Of course, as with all Marlins stories, there is a more insidious reason for management to be watching carefully this September. The Fish need Ramirez to play well not only for their own sake, but for the sake of a potential future employer. Ramirez will be owed $46.5 million over the next three seasons, and Florida has never paid a player that kind of money. If the club remains thrifty despite the supposed revenue stream from the new stadium, it will “have” to trade away Ramirez's more expensive years. At the same time, any trade would have to net a significant return, and the return the team is looking for is predicated on Ramirez returning to form.

New York Mets: What Do They have in Their Core?
The Mets have suffered more than their fair share of injuries this season, and it has made it difficult for general manager Sandy Alderson, manager Terry Collins, and the rest of the team's staff to determine who fits where on the team's roster. Injuries to Ike Davis, Daniel Murphy, Jose Reyes, and David Wright have forced the team to use makeshift lineups pieced together by minor-league veterans and players who were not ready for the show. As a result, much of the 2011 season is not indicative of the Mets’ true talent, whatever that may be.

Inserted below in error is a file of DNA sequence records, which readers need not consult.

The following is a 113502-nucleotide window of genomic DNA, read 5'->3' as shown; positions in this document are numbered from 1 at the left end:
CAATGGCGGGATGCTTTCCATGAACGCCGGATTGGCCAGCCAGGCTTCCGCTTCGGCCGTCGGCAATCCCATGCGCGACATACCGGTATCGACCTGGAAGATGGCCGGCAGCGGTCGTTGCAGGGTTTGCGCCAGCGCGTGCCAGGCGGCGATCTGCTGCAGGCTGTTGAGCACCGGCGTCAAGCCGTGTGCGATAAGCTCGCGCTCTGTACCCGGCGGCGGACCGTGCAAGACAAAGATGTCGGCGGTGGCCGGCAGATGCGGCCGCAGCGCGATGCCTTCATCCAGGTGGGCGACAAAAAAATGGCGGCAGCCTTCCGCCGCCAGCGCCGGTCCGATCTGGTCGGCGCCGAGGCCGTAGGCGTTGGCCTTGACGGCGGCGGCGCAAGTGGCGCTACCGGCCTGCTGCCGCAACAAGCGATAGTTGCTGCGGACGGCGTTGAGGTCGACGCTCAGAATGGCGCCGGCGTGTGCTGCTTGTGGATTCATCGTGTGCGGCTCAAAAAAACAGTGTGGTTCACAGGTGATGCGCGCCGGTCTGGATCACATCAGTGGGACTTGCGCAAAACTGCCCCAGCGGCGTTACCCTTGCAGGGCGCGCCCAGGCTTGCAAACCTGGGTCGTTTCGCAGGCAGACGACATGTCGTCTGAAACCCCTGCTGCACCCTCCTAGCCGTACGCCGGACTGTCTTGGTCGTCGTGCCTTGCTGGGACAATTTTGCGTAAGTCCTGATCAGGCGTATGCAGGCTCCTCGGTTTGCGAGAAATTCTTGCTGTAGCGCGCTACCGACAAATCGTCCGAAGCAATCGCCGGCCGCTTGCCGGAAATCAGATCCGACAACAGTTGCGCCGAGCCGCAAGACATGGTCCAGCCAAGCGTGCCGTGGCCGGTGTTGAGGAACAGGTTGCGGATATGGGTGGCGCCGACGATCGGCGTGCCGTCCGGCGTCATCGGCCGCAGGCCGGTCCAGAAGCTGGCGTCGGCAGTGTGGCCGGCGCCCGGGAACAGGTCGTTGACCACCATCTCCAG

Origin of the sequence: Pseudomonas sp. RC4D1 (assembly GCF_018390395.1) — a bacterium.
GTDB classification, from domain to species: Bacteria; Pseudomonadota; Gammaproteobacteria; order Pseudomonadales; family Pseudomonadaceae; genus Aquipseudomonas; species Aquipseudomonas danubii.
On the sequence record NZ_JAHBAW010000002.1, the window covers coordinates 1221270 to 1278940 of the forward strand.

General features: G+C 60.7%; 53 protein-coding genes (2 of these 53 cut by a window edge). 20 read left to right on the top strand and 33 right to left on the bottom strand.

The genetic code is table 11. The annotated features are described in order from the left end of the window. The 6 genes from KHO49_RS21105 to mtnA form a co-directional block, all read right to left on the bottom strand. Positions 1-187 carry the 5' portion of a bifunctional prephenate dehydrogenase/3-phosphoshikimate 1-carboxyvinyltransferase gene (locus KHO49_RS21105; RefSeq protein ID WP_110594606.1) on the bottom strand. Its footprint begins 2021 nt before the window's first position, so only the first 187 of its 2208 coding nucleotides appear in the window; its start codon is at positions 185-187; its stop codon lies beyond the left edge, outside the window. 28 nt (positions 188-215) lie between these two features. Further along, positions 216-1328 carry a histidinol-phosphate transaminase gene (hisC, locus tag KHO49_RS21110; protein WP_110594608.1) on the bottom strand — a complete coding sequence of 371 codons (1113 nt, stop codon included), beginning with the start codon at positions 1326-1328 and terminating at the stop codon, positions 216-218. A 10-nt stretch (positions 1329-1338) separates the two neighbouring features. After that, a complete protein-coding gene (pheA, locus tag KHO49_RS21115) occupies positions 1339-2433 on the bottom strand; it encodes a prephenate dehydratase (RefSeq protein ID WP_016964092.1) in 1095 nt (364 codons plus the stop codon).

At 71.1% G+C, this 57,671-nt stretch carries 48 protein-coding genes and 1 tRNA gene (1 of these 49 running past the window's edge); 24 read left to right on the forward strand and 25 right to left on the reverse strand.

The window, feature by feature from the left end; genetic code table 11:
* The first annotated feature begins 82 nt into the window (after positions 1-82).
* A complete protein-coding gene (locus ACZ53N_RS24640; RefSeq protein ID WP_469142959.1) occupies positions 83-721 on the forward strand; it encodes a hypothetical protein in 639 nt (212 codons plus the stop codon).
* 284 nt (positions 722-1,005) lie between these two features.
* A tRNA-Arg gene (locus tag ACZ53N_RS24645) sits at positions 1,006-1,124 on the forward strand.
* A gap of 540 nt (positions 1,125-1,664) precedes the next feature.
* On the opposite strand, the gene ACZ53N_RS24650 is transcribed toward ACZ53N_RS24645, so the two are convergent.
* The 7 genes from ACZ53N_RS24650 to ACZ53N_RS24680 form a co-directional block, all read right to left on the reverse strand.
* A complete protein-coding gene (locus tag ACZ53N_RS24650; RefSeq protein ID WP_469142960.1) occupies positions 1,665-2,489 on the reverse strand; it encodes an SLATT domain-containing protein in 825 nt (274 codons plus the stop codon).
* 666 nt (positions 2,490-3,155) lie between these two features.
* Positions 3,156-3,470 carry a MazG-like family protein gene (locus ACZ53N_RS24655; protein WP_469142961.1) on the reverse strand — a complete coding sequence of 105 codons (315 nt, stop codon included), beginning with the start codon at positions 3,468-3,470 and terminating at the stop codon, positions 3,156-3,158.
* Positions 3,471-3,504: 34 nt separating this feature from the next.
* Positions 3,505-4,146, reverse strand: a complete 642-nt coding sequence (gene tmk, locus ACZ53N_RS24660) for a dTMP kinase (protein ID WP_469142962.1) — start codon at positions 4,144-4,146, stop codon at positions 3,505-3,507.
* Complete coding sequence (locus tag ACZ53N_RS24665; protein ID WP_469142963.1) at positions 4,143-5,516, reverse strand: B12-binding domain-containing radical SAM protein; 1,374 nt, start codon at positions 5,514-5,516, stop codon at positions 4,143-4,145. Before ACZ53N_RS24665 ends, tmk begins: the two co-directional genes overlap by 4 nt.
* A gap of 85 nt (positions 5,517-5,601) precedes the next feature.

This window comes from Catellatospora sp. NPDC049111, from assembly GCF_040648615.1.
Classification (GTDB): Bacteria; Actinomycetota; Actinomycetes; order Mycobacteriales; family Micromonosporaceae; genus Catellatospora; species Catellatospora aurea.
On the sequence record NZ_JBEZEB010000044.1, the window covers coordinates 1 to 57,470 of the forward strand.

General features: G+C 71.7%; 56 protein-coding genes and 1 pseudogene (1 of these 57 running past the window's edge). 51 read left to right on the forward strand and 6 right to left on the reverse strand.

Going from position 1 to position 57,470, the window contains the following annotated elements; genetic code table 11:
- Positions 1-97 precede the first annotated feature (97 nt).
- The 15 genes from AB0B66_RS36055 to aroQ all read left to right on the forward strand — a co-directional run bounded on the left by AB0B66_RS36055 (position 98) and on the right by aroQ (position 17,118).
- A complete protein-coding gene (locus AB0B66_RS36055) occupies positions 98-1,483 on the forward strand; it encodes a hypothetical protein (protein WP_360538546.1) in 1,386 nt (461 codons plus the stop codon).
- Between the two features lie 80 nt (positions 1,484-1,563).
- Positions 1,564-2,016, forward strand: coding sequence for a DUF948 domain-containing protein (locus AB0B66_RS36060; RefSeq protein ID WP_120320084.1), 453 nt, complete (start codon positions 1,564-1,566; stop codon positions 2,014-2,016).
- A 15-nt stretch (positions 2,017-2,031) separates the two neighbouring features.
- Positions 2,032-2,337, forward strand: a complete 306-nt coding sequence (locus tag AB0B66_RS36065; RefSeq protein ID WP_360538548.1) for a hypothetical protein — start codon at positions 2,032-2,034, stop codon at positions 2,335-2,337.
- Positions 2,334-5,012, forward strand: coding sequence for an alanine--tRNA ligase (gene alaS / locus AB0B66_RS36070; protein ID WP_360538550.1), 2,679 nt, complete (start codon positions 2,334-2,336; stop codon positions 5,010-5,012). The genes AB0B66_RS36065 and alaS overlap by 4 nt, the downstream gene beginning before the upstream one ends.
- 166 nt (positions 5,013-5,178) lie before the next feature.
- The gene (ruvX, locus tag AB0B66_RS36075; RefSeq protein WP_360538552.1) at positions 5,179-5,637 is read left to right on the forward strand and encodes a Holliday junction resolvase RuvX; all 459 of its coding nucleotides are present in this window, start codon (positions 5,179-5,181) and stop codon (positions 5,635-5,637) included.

With Jose Reyes set to return Monday, New York will once again have some semblance of a normal lineup. The team needs to use September to try to answer questions regarding the ballclub’s future, particularly when it comes to whether they will pay Reyes the amount he has been rumored to be seeking. Earlier in the year, when Reyes was having an MVP-caliber season, it was said his next contract would resemble Carl Crawford's deal. However, since then he has had two trips to the DL and, if he can remain healthy and play every remaining game, he is on pace to finish the year with only 130 games played. Throw in the fact that Reyes' performance is due for some regression barring an age-28 surge in performance and it is unlikely that teams will be willing to fork up that kind of money. If the Mets are faced with the option of paying Reyes a lot of money or watching him leave, what would be their best choice? They have one more month of data to collect.